Seitokai no Ichizon is a 12 episode comedy anime that aired in the fall 2009 season. So why am I writing a review of it now, 15 months after it last aired? Well, it’s because I realized I never got around to writing the review, and I was prompted by the recent news that there will be a second season, to which I have this to say:
Personally, I fully enjoyed every episode of Seitokai no Ichizon, but some people have dismissed the series as a poor excuse of an anime so lets take a look at why they say that first.
Seitokai no Ichizon, put simply, is an anime about the everyday activities of the student council at Hekiyou High School. Four of the members are chosen by popular vote, and as such ended up being the 4 most popular girls in the school (Kurimu, Chizuru, Minatsu, and Mafuyu). Based on school rules, the fifth member of the council is the student with the highest test scores, and that ends up being Ken Sugisaki. That’s basically it for the plot summary, five people in a room talking amongst themselves. That’s also one of the major reasons why Seitokai no Ichizon had the makings of a fail anime: no plot. An anime without a plot is just mindless drizzle with no direction or purpose, something you watch when you have nothing better to do.
Another reason for why Seitokai no Ichizon failed for many people was the blatant appeal to fans of specific character types. Kurimu (which sounds like “cream”) is a super-cute loli character with a love for sweets and a travel bag full of toys. Chizuru is a mature and refined woman with an air of mystery about her (she’s actually a secret agent). Minatsu is an athletic tom-boy with a love of the shounen genre. Mafuyu is Minatsu’s twin sister and an avid game otaku/blogger/yaoi fan. If that isn’t enough for you, there’s the tsundere president of the newspaper club, Lilicia and her adorable yet witty little sister, Elise. There’s also the laid-back Magiru-sensei. With characters like these, it’s hard not to think that Seitokai no Ichizon is simply trying to lure in an audience by creating so many varied girls that most people would find at least one they liked.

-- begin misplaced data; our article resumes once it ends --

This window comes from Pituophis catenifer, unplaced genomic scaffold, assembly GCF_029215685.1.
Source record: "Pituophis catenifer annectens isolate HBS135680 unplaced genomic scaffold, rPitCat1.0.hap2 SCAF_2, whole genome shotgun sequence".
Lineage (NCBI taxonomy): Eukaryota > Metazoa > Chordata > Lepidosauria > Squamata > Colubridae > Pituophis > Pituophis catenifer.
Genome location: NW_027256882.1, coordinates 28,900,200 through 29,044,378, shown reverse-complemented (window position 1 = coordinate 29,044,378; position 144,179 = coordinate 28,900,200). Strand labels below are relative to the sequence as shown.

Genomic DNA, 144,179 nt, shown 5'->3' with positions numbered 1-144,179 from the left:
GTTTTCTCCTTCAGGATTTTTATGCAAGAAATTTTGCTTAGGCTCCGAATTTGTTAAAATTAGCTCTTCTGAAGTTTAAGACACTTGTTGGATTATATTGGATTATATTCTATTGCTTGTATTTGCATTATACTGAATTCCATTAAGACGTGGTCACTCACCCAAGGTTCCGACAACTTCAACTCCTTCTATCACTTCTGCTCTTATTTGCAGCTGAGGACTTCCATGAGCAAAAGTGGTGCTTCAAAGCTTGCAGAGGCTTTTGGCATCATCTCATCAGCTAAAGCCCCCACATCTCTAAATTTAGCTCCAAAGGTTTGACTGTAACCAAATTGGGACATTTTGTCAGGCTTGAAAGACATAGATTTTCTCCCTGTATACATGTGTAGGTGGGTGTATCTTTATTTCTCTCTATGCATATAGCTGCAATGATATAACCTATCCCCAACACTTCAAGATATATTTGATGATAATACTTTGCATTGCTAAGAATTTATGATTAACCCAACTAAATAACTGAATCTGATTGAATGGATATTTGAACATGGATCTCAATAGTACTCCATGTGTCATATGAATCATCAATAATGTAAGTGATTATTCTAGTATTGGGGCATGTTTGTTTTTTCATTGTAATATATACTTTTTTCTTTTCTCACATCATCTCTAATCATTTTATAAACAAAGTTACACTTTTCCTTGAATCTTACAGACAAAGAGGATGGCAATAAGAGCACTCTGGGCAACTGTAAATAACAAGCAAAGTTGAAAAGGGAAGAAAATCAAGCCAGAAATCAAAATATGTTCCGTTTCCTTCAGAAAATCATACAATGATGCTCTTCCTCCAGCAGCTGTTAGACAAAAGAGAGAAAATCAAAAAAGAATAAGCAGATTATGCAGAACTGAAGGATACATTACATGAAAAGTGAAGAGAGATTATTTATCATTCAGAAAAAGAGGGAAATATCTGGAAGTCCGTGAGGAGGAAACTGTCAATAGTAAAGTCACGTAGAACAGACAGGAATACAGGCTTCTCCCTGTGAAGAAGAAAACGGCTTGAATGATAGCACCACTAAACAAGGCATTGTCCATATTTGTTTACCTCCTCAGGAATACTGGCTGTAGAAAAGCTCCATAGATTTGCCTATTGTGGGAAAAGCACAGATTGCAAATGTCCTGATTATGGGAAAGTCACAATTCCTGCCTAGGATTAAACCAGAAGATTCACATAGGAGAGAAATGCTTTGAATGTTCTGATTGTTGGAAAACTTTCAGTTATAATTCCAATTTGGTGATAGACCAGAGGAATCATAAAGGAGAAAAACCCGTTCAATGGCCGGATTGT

With all of these female characters and a single male character, it’s obvious that this is a harem anime. I know people that will avoid harem anime like the plague, and the genre seems to have taken a downward trend since the late 90’s/early 00’s. They’re all pretty much the same, with the exception of maybe Clannad and a few others. The male lead is always a regular guy with no redeeming qualities but the hottest girls in his school all want him for themselves. Ken Sugisaki can be described in the same way, he’s a pervert that plays eroge and get surrounded by a whole bunch of girls, eventually ending with him hooking up with one of them or leaving it open-ended (the two ways how all harem anime end).
So with all the makings of a sub-standard anime, why did I like Seitokai no Ichizon? To understand that, lets take a look at some of the aspects again.
First off, lets address the problem of the anime taking place almost entirely in a single room. Yes, that sounds boring no matter how you slice it, but there is a surprisingly large number of changes in scenery, and no, I’m not talking about facing one wall versus another. Whenever a character talks about his/her fantasies, the setting instantly changes to reflect that. In the blink of an eye we can go from the student council room to an apocalyptic Earth, then to a homosexual couple’s bedroom (who happen to be Ken and his brother, Echo of Death), and onto a torture chamber (don’t ask). Seitokai no Ichizon goes through so many of these fantasy worlds that very little time is actually spent within the student council room.